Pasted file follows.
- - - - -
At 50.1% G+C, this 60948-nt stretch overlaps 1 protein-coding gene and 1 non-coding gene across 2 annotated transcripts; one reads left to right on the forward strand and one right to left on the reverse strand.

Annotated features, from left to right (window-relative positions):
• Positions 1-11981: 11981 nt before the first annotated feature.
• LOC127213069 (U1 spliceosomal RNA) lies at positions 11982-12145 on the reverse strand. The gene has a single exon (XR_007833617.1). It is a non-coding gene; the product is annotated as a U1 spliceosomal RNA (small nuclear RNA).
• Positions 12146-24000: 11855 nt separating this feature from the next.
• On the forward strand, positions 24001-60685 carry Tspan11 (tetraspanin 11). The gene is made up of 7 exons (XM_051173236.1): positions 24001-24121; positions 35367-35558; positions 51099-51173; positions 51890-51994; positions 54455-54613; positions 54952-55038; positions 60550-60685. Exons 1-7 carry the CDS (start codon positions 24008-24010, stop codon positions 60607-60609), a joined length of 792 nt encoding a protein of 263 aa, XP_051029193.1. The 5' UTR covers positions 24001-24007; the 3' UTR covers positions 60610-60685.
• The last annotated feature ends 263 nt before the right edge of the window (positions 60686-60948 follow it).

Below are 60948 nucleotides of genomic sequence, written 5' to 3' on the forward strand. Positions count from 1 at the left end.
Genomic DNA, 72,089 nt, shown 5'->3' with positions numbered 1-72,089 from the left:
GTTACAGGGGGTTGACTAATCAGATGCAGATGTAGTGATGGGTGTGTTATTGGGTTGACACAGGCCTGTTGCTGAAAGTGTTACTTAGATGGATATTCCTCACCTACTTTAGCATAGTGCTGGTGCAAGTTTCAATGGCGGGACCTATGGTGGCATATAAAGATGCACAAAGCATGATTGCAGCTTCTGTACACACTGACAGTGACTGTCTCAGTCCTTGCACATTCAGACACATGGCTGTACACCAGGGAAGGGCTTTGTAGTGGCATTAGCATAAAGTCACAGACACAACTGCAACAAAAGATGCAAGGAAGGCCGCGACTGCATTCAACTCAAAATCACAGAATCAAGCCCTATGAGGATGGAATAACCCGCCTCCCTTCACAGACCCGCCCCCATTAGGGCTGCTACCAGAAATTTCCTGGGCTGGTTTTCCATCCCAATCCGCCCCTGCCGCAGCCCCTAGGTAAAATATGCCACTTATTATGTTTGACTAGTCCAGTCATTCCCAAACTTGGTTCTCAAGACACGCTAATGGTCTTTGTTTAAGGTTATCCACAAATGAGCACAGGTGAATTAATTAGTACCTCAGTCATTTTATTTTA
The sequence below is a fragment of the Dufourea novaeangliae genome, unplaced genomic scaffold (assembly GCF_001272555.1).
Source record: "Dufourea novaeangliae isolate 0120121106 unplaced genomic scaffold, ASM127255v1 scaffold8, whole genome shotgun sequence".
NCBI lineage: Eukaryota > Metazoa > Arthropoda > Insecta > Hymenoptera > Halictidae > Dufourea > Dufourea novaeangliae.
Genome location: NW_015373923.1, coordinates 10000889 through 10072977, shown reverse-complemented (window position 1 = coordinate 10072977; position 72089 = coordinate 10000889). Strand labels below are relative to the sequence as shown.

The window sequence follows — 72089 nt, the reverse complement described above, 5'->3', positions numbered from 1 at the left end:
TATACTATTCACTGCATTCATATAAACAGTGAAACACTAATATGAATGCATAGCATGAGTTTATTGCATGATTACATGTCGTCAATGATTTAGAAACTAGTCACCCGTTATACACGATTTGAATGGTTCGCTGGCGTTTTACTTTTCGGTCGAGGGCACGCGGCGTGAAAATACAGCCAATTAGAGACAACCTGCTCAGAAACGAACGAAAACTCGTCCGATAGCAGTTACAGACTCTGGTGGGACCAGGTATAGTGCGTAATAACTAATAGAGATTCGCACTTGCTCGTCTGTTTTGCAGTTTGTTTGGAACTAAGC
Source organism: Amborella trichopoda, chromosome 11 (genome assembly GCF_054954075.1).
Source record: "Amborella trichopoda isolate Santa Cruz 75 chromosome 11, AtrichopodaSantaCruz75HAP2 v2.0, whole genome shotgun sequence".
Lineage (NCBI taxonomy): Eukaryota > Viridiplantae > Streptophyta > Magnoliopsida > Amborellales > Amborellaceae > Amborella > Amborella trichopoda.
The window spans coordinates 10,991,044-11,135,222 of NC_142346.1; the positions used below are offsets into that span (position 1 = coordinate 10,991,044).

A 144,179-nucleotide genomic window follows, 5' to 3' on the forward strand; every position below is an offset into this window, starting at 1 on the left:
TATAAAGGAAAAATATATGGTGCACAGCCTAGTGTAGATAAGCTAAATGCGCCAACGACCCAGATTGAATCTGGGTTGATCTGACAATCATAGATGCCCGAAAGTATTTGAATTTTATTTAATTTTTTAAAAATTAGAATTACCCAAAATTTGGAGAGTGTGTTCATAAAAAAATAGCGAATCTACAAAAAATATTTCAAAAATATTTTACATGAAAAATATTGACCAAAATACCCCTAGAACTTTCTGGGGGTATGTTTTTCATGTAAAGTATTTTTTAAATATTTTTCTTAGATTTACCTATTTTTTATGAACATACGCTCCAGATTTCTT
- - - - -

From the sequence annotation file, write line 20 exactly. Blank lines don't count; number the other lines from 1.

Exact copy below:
The window spans coordinates 10,991,044-11,135,222 of NC_142346.1; the positions used below are offsets into that span (position 1 = coordinate 10,991,044).